“If individual citizen feels like they might have something they’re concerned about after getting the vaccine, we have established a location adjacent to the immunization center where we will have EMTs and paramedics going through and holding individuals there for a CDC recommended, advisor recommended time frame to help ensure that no side effects or adverse reactions to the medication happens,” Montoya said. “So those are set up to ensure everybody when they leave here, they’re in good shape.”

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Tia Montoya, a nurse at the Belen Public Health Office, administers the COVID-19 vaccine to Los Lunas Fire Chief John Gabaldon and other first responders last Friday who have been helping with coronavirus testing in Valencia County.

Sydney Olivas, the marketing specialist with Los Lunas Schools, said choosing the high school as the designated vaccination site made sense considering the size of the property. She said the collaboration between agencies made it possible.

“It was really a phone call that I believe came from the Los Lunas fire chief,” Olivas said. “We needed a site that was large enough to accommodate this many people, and in this case, Los Lunas High School was the best one.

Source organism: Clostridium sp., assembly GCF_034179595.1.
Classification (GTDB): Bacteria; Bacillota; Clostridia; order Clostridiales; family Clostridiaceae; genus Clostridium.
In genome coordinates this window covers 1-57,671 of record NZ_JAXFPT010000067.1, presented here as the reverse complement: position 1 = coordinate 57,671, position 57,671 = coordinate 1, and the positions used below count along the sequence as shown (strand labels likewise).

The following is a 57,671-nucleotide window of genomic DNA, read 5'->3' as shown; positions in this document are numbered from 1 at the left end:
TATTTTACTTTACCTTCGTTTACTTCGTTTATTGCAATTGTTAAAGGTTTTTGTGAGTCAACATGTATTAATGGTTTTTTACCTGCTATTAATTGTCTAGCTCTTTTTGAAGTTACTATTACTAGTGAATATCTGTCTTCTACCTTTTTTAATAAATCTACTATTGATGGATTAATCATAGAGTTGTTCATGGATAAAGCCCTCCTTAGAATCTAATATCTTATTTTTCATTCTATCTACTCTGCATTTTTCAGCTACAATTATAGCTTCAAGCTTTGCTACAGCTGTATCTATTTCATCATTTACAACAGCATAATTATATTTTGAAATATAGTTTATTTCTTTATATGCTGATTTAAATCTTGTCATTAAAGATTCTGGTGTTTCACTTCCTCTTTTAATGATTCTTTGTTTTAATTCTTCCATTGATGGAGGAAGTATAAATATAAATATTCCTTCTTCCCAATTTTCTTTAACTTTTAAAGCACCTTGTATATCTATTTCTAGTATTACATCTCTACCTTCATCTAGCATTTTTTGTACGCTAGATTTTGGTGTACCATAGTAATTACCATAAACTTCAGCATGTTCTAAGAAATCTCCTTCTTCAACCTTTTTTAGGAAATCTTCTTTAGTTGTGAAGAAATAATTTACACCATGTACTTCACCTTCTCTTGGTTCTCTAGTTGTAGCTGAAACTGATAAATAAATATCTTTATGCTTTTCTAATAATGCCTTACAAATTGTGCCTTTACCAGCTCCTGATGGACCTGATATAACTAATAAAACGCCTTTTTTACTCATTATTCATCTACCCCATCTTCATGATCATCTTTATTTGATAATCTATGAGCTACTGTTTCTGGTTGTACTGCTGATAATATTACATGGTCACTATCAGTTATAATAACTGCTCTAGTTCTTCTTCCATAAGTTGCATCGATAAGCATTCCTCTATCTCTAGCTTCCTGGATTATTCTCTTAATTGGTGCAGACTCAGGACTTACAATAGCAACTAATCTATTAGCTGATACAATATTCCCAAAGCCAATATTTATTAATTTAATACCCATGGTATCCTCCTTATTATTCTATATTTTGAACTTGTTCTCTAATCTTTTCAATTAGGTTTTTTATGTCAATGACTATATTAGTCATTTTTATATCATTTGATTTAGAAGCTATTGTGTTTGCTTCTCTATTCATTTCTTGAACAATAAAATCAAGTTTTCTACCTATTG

“Once the high school was selected, it was really about just having the meetings to get it coordinated as quickly as possible.”

Some frontline workers and medical personnel in the county have already received their vaccination and more are expected to get it in the coming days.

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Medical personnel look over documents that patients will need to fill out prior to getting the vaccine.

But when the time comes for the general public to receive the vaccine, those administering it will wear personnel protective equipment, Montoya said.

There is no designated date to distribute the vaccine. Culp estimated it may be here in a month’s time — and maybe even a bit longer. It also isn’t clear which vaccine will be administered at the site, but Pfizer and Moderna both have approval by the Food and Drug Administration for their COVID-19 vaccines.

However, when the time comes, signing up for vaccination should be relatively easy.

“It’ll be through the state website — there is a website,” Montoya said. “If anybody has used the COVID testing software, we’ve modified it to include the COVID vaccine. You can call any public health office and they’ll provide you the link to get registered. It’s a very simple process, a very quick process. So, you know, from that perspective, there’s no reason not to do it.”

Staff Writer

Matthew Narvaiz was born and raised in Albuquerque, New Mexico. He attended the University of New Mexico and worked at the Taos News before coming to the News-Bulletin. He covers the village of Los Lunas, Los Lunas Schools, SODA and the town of Peralta.